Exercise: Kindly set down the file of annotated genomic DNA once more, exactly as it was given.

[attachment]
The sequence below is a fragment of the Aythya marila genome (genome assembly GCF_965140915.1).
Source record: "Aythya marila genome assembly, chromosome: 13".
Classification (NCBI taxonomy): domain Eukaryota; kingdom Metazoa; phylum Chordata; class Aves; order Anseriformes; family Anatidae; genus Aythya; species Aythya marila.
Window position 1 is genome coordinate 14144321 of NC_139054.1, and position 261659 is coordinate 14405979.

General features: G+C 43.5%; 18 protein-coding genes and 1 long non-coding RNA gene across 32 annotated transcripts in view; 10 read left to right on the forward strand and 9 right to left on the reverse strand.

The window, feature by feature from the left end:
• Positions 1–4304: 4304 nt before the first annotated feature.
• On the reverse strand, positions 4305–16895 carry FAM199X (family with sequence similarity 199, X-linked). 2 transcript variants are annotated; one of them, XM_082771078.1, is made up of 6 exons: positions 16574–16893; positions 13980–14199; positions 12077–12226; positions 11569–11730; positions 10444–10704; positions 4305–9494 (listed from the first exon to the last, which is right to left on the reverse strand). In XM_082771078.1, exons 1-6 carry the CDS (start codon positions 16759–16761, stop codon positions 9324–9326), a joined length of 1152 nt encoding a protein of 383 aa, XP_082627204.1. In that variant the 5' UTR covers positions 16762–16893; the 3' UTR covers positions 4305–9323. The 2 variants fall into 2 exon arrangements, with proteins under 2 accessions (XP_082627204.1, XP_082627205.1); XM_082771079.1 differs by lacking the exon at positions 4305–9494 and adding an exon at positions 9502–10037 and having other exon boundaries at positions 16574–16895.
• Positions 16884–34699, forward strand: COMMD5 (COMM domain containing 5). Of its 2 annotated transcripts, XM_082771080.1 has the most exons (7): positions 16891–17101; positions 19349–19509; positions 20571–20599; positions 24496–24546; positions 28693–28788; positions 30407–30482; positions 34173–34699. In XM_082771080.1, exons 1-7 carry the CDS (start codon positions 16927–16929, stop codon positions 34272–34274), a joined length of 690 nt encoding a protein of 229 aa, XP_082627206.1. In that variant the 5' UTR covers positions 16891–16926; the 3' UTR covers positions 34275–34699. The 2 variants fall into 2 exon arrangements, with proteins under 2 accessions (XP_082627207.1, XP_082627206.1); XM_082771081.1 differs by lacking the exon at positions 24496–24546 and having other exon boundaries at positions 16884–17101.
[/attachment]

The sequence below is a fragment of the Aythya marila genome (genome assembly GCF_965140915.1).
Source record: "Aythya marila genome assembly, chromosome: 13".
Classification (NCBI taxonomy): domain Eukaryota; kingdom Metazoa; phylum Chordata; class Aves; order Anseriformes; family Anatidae; genus Aythya; species Aythya marila.
Window position 1 is genome coordinate 14144321 of NC_139054.1, and position 261659 is coordinate 14405979.

General features: G+C 43.5%; 18 protein-coding genes and 1 long non-coding RNA gene across 32 annotated transcripts in view; 10 read left to right on the forward strand and 9 right to left on the reverse strand.

The window, feature by feature from the left end:
• Positions 1–4304: 4304 nt before the first annotated feature.
• On the reverse strand, positions 4305–16895 carry FAM199X (family with sequence similarity 199, X-linked). 2 transcript variants are annotated; one of them, XM_082771078.1, is made up of 6 exons: positions 16574–16893; positions 13980–14199; positions 12077–12226; positions 11569–11730; positions 10444–10704; positions 4305–9494 (listed from the first exon to the last, which is right to left on the reverse strand). In XM_082771078.1, exons 1-6 carry the CDS (start codon positions 16759–16761, stop codon positions 9324–9326), a joined length of 1152 nt encoding a protein of 383 aa, XP_082627204.1. In that variant the 5' UTR covers positions 16762–16893; the 3' UTR covers positions 4305–9323. The 2 variants fall into 2 exon arrangements, with proteins under 2 accessions (XP_082627204.1, XP_082627205.1); XM_082771079.1 differs by lacking the exon at positions 4305–9494 and adding an exon at positions 9502–10037 and having other exon boundaries at positions 16574–16895.
• Positions 16884–34699, forward strand: COMMD5 (COMM domain containing 5). Of its 2 annotated transcripts, XM_082771080.1 has the most exons (7): positions 16891–17101; positions 19349–19509; positions 20571–20599; positions 24496–24546; positions 28693–28788; positions 30407–30482; positions 34173–34699. In XM_082771080.1, exons 1-7 carry the CDS (start codon positions 16927–16929, stop codon positions 34272–34274), a joined length of 690 nt encoding a protein of 229 aa, XP_082627206.1. In that variant the 5' UTR covers positions 16891–16926; the 3' UTR covers positions 34275–34699. The 2 variants fall into 2 exon arrangements, with proteins under 2 accessions (XP_082627207.1, XP_082627206.1); XM_082771081.1 differs by lacking the exon at positions 24496–24546 and having other exon boundaries at positions 16884–17101.